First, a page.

The liturgical calendar is omnipresent in Catholic life. Many parish bulletins list the liturgical days of the week and corresponding Scripture readings. In December, tables in the narthex may be…
The liturgical calendar is omnipresent in Catholic life. Many parish bulletins list the liturgical days of the week and corresponding Scripture readings. In December, tables in the narthex may be piled high with free calendars that identify the principal feasts of the Church year (along with civic holidays). And, of course, each holy day of obligation we are reminded that Catholic worship is not simply a matter of showing up on Sundays; there is a larger pattern of feasts and fasts of which Sunday worship is only part.
But to say that the liturgical calendar is omnipresent is not to say that we always notice it. We often look past objects, such as street lights or telephone poles, precisely because they are pervasive. It is easy to treat the liturgical calendar merely as part of Catholicism’s décor, the ornamental mantle clock with Roman numerals that looks nice but which no one really uses to tell time.
Many holy men and women through the ages, however, have set their internal clock to the liturgical calendar and have found their lives reshaped in the process — for the purpose of the liturgical calendar is to orient our days around the person of Jesus. This process begins with Sunday worship, which is the cornerstone of the whole liturgical calendar. We celebrate Mass each Sunday — rather than on the Jewish Saturday — in recognition that when Jesus resurrected on Easter Sunday He began the renewal of the whole world and the universe was fundamentally changed (see Catechism of the Catholic Church, No. 1193). As the liturgical poet John Keble, a great friend of Blessed John Henry Newman, exclaimed in his poem “Easter Day,” Easter sheds “light on all the year,” making Sundays “more glorious break, / An Easter Day in every week.” Sunday worship reveals to us the nature of the world in which we live.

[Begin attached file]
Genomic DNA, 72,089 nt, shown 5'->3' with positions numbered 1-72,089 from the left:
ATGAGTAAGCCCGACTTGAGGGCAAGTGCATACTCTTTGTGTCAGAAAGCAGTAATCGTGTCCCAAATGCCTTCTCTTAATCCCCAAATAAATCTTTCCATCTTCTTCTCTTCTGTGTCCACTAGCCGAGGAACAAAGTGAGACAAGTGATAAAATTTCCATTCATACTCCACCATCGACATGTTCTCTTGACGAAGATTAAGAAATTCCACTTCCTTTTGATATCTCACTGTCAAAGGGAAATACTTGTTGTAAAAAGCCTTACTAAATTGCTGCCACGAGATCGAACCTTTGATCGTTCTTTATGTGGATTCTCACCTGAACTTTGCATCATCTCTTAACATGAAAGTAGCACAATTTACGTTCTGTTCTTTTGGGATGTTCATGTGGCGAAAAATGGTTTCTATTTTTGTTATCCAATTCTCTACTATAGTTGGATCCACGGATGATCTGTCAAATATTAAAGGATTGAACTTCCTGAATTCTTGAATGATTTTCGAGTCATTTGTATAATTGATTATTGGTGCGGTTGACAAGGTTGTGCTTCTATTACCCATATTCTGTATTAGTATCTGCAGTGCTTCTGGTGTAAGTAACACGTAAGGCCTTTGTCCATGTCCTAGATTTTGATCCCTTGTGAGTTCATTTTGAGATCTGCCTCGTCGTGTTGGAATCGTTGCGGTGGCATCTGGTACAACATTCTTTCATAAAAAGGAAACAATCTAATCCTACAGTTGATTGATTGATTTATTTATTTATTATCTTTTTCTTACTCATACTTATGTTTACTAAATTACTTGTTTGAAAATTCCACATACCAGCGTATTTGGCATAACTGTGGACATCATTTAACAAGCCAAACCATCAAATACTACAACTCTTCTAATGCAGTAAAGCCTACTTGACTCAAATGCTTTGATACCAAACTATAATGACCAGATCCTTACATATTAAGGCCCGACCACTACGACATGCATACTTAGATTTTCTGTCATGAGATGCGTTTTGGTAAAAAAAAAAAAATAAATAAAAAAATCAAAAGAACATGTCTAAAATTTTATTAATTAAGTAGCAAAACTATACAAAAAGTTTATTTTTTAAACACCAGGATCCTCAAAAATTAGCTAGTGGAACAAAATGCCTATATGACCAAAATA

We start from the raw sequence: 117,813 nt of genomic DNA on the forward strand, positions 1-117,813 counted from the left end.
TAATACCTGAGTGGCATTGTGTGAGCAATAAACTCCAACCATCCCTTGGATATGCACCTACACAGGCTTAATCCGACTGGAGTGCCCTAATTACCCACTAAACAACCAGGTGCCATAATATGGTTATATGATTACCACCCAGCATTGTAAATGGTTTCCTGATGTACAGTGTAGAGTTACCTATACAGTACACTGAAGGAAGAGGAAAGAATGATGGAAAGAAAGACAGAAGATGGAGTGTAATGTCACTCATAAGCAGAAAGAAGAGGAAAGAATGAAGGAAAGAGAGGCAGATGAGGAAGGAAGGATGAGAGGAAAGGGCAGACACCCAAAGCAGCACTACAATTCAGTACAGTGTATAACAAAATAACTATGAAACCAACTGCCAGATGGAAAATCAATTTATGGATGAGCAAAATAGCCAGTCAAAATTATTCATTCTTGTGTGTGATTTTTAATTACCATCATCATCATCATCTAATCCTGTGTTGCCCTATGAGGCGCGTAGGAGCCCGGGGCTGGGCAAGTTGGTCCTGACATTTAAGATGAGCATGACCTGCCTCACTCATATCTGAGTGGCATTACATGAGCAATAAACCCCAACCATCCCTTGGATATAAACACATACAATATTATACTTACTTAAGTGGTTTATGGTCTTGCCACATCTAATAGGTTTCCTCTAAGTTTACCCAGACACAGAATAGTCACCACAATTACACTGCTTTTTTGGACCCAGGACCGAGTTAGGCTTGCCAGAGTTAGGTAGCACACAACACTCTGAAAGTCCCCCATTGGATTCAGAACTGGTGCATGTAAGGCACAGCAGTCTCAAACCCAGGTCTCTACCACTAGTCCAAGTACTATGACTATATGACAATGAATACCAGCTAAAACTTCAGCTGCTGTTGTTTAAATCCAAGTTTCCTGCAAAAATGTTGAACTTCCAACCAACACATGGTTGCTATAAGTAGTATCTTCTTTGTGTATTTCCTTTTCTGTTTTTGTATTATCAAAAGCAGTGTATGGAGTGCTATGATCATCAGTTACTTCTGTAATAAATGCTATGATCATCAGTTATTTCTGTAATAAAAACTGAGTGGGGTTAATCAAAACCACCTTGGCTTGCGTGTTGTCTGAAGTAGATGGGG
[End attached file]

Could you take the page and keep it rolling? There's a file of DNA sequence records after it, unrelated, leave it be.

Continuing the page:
But, while the Resurrection is the central Christian event, every moment of the life of Jesus is a revelation of the nature and character of God. For this reason, we need not merely Sunday worship but the entire Christian year. The Church year is structured around the life of Jesus. It pursues Him from the first signs of His coming in Advent to His birth at Christmas, to His trials in Lent and death on Good Friday, to the wonders of His Easter Resurrection and Ascension, and finally catches an apocalyptic vision of Him enthroned as King in glory. As the Catechism explains, “The Church, ‘in the course of the year … unfolds the whole mystery of Christ’” (No. 1194). The Church leaves nothing out and skips no days; she asks us to meditate on Jesus at all times and in all circumstances.
The Church’s desire to see Jesus in all things, and all things in light of Jesus, also influences the scriptural readings chosen for use throughout the liturgical year. Since Jesus is God’s ultimate self-revelation to humanity, the entire human attempt to know God — the complete story of religion and all of salvation history — also culminates in Him (see Catechism, No. 102). Inspired by this insight, the Apostolic Fathers in the early days of the Church developed the reading method known as typology (Catechism, No. 128).